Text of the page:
About

The truth is writing an about page is serious business. I’ve been struggling to get this page up for a few years now.

Some gurus say you need a six-page dissertation on who you are, what you’re about, facts about you, your family mission statement and a certificate giving away your firstborn to your readers.

Oddly enough, I’ve decided to just be me and write what I’m feeling. Don’t worry… you’ll get used to it.

I’m Michelle

2014 Blast From the Past

I’m your host. I’m the dork in the middle. We accept who we are, haha!

A little bit about me…

  • I’ve been married for 17 years.
  • I have two daughters- 23 and 17.
  • The whole family participates in this obsession.
  • I have a good amount of free time to record these collections.
  • We have five dogs, four cats, and a Russian Tortoise.
  • We live on 6 1/2 wooded acres in Salem County, New Jersey, USA.
  • I love our wildlife and study them whenever possible. I take as many wildlife photos as I do recipe photos.
  • We enjoy our recipe failures as much as our successes. We always learn something.
  • My hobbies include: perusing recipes, junk journaling, collecting US postage stamps, and project 365 (a photo a day)

The Taste Test Quintet

Taste Test Quintet

Clearly, we’re going to need a larger photo box!

No recipe gets made in this house without them knowing about it.

They taste-test every (safe) recipe we make! And, oh boy, they tell you the truth.

From left to right:

  • Chex, Shih Tzu, 6
  • Pumpkin, Yorkie, 5
  • Lollipop, Yochon, 3
  • Mugsy, Shorkie, 4
  • Twix, Shih Tzu, 1 1/2

They make our world a much better place.

Why the Site Exists

I began collecting antique and vintage recipes in 2014. There is an extreme pull toward the rich history and culture contained within these recipe boxes and cookbooks.

I’ve learned all sorts of interesting things:

  • what a yeast cake is
  • the existence of a “gem pan”
  • the homemakers on the home front had it r.o.u.g.h. during WWII (1941-1945)
  • that a filbert and a hazelnut are the same things
  • that people had to raise, cull, then prepare their own meat sources
  • that lifetime collections are a treasure trove

I’d like to make this information available for anyone interested and create a conversation piece and digital record for my own family.

How to Contact Us

Click this sentence to go to our contact page.

You’ll find our social media information, a snail mail address, and a contact form.

What You Will Find on This Site

There are three major components that I’d like to document because each collection as a whole tells a story.

  • An overview of the collection (e.g. where it came from geographically and information about the previous owner)
  • A menu of recipes we’d like to try
  • A log of recipes we’ve tried

About My Collection

I would guesstimate that I have over 500 cookbooks, 250 homemade cookbooks, and 1,000 recipe boxes- all in various forms. With that said, I’ll highlight my favorites.

Better Homes and Gardens

BHG introduced its first cookbook in 1930. They continue to publish in the present time. I think that’s amazing.

I have over 115 of these cookbook binders. To experience the difference between a cookbook compiled in 1930 and a current rendition is nothing short of breathtaking.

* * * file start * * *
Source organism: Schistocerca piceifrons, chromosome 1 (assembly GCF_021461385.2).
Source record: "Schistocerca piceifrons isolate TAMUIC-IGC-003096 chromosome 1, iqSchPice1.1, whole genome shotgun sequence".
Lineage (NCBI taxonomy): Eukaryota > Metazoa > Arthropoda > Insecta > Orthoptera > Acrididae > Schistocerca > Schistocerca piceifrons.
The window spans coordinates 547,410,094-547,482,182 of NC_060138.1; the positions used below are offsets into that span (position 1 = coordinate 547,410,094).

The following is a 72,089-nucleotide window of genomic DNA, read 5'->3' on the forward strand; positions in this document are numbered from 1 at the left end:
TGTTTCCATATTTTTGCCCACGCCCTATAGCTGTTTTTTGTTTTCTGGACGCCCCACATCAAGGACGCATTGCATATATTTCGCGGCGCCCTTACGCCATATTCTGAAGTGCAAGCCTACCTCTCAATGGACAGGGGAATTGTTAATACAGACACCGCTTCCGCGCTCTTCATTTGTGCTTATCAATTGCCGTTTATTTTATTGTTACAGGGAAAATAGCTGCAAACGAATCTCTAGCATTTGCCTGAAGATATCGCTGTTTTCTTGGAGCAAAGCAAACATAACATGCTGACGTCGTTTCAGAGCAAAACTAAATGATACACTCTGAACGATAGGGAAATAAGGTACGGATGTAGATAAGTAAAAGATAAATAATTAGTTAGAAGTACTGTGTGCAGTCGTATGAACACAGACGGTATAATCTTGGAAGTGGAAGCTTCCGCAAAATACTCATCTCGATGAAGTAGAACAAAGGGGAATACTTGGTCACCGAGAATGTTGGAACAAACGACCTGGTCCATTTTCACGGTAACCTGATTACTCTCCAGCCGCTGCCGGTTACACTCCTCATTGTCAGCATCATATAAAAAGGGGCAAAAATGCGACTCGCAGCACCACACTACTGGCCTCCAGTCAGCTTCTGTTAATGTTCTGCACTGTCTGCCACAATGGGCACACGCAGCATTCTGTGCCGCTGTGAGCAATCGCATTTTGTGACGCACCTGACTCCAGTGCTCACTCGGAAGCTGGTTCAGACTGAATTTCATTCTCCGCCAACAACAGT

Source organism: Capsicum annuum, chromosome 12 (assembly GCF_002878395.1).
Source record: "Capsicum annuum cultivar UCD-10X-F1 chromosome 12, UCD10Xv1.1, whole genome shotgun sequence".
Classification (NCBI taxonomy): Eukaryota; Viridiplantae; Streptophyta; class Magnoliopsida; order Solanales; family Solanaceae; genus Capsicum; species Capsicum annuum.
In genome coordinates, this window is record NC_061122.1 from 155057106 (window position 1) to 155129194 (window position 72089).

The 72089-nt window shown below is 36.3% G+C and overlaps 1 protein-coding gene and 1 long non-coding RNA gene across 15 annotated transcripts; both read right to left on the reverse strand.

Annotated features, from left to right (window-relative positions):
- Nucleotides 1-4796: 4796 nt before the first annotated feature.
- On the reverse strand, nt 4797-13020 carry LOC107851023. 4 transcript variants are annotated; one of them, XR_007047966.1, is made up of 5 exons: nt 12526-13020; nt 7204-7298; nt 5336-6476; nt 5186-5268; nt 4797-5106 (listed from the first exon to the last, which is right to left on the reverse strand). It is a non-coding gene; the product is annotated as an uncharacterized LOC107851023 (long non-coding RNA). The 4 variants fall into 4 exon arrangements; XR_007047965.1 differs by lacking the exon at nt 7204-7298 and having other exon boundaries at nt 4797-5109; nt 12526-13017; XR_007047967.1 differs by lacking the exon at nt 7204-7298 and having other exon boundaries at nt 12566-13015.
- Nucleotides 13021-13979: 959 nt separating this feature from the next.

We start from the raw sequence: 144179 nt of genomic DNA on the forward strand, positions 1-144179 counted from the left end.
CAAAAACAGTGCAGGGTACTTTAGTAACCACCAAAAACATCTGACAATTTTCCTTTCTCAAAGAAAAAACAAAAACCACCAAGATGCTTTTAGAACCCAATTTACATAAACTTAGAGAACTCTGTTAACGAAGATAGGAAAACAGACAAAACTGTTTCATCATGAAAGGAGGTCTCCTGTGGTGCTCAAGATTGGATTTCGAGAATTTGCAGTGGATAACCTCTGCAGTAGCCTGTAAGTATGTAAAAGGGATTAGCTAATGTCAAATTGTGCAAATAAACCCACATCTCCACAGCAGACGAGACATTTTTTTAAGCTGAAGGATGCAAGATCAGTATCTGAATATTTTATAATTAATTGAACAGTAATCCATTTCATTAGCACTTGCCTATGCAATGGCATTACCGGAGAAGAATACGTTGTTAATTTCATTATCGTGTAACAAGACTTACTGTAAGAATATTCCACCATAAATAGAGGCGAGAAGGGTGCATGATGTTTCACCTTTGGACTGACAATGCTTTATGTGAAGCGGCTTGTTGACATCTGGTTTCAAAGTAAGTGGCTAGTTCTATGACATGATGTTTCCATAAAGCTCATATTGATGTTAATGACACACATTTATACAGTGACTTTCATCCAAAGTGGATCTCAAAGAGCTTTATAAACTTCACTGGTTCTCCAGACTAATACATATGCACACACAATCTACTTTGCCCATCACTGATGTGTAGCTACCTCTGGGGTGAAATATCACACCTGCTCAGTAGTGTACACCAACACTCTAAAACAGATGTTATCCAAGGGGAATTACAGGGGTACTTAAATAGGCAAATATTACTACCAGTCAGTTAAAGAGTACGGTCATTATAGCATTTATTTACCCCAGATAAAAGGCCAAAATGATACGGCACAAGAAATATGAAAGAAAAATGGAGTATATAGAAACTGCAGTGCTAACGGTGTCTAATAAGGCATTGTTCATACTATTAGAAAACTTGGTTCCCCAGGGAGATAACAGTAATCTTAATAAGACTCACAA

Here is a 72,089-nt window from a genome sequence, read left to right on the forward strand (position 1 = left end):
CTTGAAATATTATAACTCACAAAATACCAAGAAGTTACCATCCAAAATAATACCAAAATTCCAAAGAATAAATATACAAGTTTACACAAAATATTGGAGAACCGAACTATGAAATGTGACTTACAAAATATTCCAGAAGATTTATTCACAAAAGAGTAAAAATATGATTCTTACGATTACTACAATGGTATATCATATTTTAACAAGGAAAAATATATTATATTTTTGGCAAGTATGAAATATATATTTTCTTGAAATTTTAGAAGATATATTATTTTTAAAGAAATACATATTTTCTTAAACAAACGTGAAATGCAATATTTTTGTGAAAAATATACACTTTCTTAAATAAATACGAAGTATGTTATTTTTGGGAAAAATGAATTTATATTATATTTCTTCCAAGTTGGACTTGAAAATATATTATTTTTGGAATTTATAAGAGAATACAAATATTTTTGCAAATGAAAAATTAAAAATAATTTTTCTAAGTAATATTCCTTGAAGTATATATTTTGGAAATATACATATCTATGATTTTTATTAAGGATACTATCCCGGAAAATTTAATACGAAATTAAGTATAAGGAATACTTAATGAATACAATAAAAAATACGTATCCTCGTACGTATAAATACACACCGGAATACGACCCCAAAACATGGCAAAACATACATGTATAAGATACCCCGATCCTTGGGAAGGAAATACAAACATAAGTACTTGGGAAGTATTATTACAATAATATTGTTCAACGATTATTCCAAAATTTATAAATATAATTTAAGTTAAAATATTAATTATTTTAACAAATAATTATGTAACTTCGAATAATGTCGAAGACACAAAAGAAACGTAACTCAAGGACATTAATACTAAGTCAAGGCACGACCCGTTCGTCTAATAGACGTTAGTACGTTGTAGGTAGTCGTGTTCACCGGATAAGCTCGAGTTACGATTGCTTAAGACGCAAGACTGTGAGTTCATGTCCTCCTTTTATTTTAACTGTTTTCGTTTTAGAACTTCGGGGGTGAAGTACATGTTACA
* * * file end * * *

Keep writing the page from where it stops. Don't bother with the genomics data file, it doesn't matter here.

These cookbooks cover the advent of microwaves, working moms, crockpots, and much, much more. It honestly fascinates me!

The most important part of these is the fact that they were designed so the owner could personalize it! Inside you will find handwritten recipes, cutouts from the BHG monthly magazine, etc. I even found a WWII ration book in one!

I intend to write extensively about this part of my collection.

American Home Menu Maker

From October 1928 to February 1978 a magazine named The American Home was published in the United States.

Beginning in the mid-30s, they began selling a recipe drawer using 3×5 index cards named the American Home Menu Maker (AHMM.) I have 111 spanning from the original series to about the 1970s.

These recipe boxes usually have cut out recipes from the magazine and are quite personalized, as well.

We also have around 100 genuine copies of the magazine. I’ve been able to date them (using the actual magazine ads) so that I know which designs were introduced in chronological order.

I will write about these in detail and enthusiastically.

WWII Home Front

When I first began collecting I attempted to research the home front during the war. Almost all of the information I found had to do with rationing in England, which started in 1939.

The US didn’t get involved in the war until December of 1941. It makes sense that writers would focus on the rationing that came first.

I’ve amassed a huge collection. A few of my favorites:

  • over 1,000 genuine ration books, ration tokens, and unique token holders
  • several original posters that were hung in grocery store windows explaining ration points
  • many pieces of V-mail
  • publications that were released featuring how to stretch your ration coupons
  • a random mishmash of memorabilia that intrigues me… like a framed poster that holds plastic trinkets to send to your loved ones stationed via snail mail

This subject will be written about with a sense of awe. I have the utmost respect and admiration for these families. I have so much to learn.

I could go on and on and on… but I’ll stop here since this is only an introduction. I hope you find these things as wonderful and educational as I do.

Dig in and don’t hesitate to contact me with any questions.